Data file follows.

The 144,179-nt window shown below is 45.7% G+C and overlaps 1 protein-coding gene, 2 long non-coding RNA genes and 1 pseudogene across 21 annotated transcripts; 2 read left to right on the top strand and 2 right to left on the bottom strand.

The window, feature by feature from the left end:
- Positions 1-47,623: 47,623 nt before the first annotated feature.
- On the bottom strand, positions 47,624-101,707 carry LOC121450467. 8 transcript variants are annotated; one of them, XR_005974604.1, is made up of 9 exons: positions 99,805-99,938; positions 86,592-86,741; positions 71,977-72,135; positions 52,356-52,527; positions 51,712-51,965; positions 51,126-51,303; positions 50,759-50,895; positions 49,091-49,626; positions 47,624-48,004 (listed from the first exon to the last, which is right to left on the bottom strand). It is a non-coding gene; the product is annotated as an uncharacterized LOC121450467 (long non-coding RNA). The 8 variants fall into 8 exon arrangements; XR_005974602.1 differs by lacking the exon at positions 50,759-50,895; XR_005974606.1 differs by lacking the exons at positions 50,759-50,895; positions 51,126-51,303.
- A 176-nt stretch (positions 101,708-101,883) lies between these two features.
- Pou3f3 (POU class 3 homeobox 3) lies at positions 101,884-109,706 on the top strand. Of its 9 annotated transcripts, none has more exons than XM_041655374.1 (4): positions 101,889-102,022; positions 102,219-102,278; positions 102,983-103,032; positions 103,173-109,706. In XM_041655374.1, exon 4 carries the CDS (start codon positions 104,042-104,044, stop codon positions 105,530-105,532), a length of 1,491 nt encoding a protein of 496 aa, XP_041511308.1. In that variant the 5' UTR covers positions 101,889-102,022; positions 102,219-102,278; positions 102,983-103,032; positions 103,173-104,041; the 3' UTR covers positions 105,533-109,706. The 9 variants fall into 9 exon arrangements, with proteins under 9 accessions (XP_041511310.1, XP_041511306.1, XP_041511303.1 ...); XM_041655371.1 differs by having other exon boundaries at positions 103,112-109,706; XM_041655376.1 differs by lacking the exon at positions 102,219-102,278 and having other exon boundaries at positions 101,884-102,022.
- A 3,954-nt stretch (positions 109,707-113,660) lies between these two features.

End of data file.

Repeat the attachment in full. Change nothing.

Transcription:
The 144,179-nt window shown below is 45.7% G+C and overlaps 1 protein-coding gene, 2 long non-coding RNA genes and 1 pseudogene across 21 annotated transcripts; 2 read left to right on the top strand and 2 right to left on the bottom strand.

The window, feature by feature from the left end:
- Positions 1-47,623: 47,623 nt before the first annotated feature.
- On the bottom strand, positions 47,624-101,707 carry LOC121450467. 8 transcript variants are annotated; one of them, XR_005974604.1, is made up of 9 exons: positions 99,805-99,938; positions 86,592-86,741; positions 71,977-72,135; positions 52,356-52,527; positions 51,712-51,965; positions 51,126-51,303; positions 50,759-50,895; positions 49,091-49,626; positions 47,624-48,004 (listed from the first exon to the last, which is right to left on the bottom strand). It is a non-coding gene; the product is annotated as an uncharacterized LOC121450467 (long non-coding RNA). The 8 variants fall into 8 exon arrangements; XR_005974602.1 differs by lacking the exon at positions 50,759-50,895; XR_005974606.1 differs by lacking the exons at positions 50,759-50,895; positions 51,126-51,303.
- A 176-nt stretch (positions 101,708-101,883) lies between these two features.
- Pou3f3 (POU class 3 homeobox 3) lies at positions 101,884-109,706 on the top strand. Of its 9 annotated transcripts, none has more exons than XM_041655374.1 (4): positions 101,889-102,022; positions 102,219-102,278; positions 102,983-103,032; positions 103,173-109,706. In XM_041655374.1, exon 4 carries the CDS (start codon positions 104,042-104,044, stop codon positions 105,530-105,532), a length of 1,491 nt encoding a protein of 496 aa, XP_041511308.1. In that variant the 5' UTR covers positions 101,889-102,022; positions 102,219-102,278; positions 102,983-103,032; positions 103,173-104,041; the 3' UTR covers positions 105,533-109,706. The 9 variants fall into 9 exon arrangements, with proteins under 9 accessions (XP_041511310.1, XP_041511306.1, XP_041511303.1 ...); XM_041655371.1 differs by having other exon boundaries at positions 103,112-109,706; XM_041655376.1 differs by lacking the exon at positions 102,219-102,278 and having other exon boundaries at positions 101,884-102,022.
- A 3,954-nt stretch (positions 109,707-113,660) lies between these two features.